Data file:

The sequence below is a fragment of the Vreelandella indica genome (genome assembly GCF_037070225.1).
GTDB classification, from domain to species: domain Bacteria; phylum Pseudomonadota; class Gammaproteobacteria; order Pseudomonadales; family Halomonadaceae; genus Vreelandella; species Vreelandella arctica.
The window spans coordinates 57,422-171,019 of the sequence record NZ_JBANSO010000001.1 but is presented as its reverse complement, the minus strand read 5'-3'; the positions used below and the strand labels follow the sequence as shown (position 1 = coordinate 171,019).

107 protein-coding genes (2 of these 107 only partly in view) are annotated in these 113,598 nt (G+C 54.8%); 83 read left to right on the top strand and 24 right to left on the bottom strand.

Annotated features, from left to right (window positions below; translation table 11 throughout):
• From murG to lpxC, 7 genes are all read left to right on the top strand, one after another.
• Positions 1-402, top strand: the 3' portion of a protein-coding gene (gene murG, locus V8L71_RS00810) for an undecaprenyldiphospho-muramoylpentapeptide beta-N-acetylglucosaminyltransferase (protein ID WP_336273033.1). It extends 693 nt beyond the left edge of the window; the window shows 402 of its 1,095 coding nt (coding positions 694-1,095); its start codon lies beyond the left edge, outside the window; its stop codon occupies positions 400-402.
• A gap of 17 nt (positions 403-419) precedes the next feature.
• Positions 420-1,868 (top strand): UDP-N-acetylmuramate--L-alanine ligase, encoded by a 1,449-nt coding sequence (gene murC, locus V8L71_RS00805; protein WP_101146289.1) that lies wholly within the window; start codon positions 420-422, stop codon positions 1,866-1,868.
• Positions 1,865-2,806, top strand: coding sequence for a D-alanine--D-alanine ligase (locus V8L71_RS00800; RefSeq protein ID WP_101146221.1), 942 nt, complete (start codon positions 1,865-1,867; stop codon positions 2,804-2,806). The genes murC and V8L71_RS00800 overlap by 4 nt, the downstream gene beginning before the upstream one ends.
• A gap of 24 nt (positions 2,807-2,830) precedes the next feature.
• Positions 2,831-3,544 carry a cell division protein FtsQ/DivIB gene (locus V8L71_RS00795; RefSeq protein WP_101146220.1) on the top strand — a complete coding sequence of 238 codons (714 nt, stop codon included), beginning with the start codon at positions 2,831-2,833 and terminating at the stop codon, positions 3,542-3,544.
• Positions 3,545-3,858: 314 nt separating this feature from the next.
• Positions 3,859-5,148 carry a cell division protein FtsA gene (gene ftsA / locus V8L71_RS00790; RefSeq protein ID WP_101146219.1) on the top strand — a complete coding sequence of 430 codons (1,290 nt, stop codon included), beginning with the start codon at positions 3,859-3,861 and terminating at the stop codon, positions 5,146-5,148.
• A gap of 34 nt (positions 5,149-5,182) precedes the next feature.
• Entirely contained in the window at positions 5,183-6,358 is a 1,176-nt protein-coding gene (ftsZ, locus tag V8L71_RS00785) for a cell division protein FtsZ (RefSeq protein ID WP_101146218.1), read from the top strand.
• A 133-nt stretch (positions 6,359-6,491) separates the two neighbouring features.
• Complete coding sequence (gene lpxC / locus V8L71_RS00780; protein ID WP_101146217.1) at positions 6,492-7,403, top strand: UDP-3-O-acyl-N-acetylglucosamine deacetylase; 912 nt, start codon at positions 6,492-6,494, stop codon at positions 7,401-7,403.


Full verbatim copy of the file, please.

The sequence below is a fragment of the Vreelandella indica genome (genome assembly GCF_037070225.1).
GTDB classification, from domain to species: domain Bacteria; phylum Pseudomonadota; class Gammaproteobacteria; order Pseudomonadales; family Halomonadaceae; genus Vreelandella; species Vreelandella arctica.
The window spans coordinates 57,422-171,019 of the sequence record NZ_JBANSO010000001.1 but is presented as its reverse complement, the minus strand read 5'-3'; the positions used below and the strand labels follow the sequence as shown (position 1 = coordinate 171,019).

107 protein-coding genes (2 of these 107 only partly in view) are annotated in these 113,598 nt (G+C 54.8%); 83 read left to right on the top strand and 24 right to left on the bottom strand.

Annotated features, from left to right (window positions below; translation table 11 throughout):
• From murG to lpxC, 7 genes are all read left to right on the top strand, one after another.
• Positions 1-402, top strand: the 3' portion of a protein-coding gene (gene murG, locus V8L71_RS00810) for an undecaprenyldiphospho-muramoylpentapeptide beta-N-acetylglucosaminyltransferase (protein ID WP_336273033.1). It extends 693 nt beyond the left edge of the window; the window shows 402 of its 1,095 coding nt (coding positions 694-1,095); its start codon lies beyond the left edge, outside the window; its stop codon occupies positions 400-402.
• A gap of 17 nt (positions 403-419) precedes the next feature.
• Positions 420-1,868 (top strand): UDP-N-acetylmuramate--L-alanine ligase, encoded by a 1,449-nt coding sequence (gene murC, locus V8L71_RS00805; protein WP_101146289.1) that lies wholly within the window; start codon positions 420-422, stop codon positions 1,866-1,868.
• Positions 1,865-2,806, top strand: coding sequence for a D-alanine--D-alanine ligase (locus V8L71_RS00800; RefSeq protein ID WP_101146221.1), 942 nt, complete (start codon positions 1,865-1,867; stop codon positions 2,804-2,806). The genes murC and V8L71_RS00800 overlap by 4 nt, the downstream gene beginning before the upstream one ends.
• A gap of 24 nt (positions 2,807-2,830) precedes the next feature.
• Positions 2,831-3,544 carry a cell division protein FtsQ/DivIB gene (locus V8L71_RS00795; RefSeq protein WP_101146220.1) on the top strand — a complete coding sequence of 238 codons (714 nt, stop codon included), beginning with the start codon at positions 2,831-2,833 and terminating at the stop codon, positions 3,542-3,544.
• Positions 3,545-3,858: 314 nt separating this feature from the next.
• Positions 3,859-5,148 carry a cell division protein FtsA gene (gene ftsA / locus V8L71_RS00790; RefSeq protein ID WP_101146219.1) on the top strand — a complete coding sequence of 430 codons (1,290 nt, stop codon included), beginning with the start codon at positions 3,859-3,861 and terminating at the stop codon, positions 5,146-5,148.
• A gap of 34 nt (positions 5,149-5,182) precedes the next feature.
• Entirely contained in the window at positions 5,183-6,358 is a 1,176-nt protein-coding gene (ftsZ, locus tag V8L71_RS00785) for a cell division protein FtsZ (RefSeq protein ID WP_101146218.1), read from the top strand.
• A 133-nt stretch (positions 6,359-6,491) separates the two neighbouring features.
• Complete coding sequence (gene lpxC / locus V8L71_RS00780; protein ID WP_101146217.1) at positions 6,492-7,403, top strand: UDP-3-O-acyl-N-acetylglucosamine deacetylase; 912 nt, start codon at positions 6,492-6,494, stop codon at positions 7,401-7,403.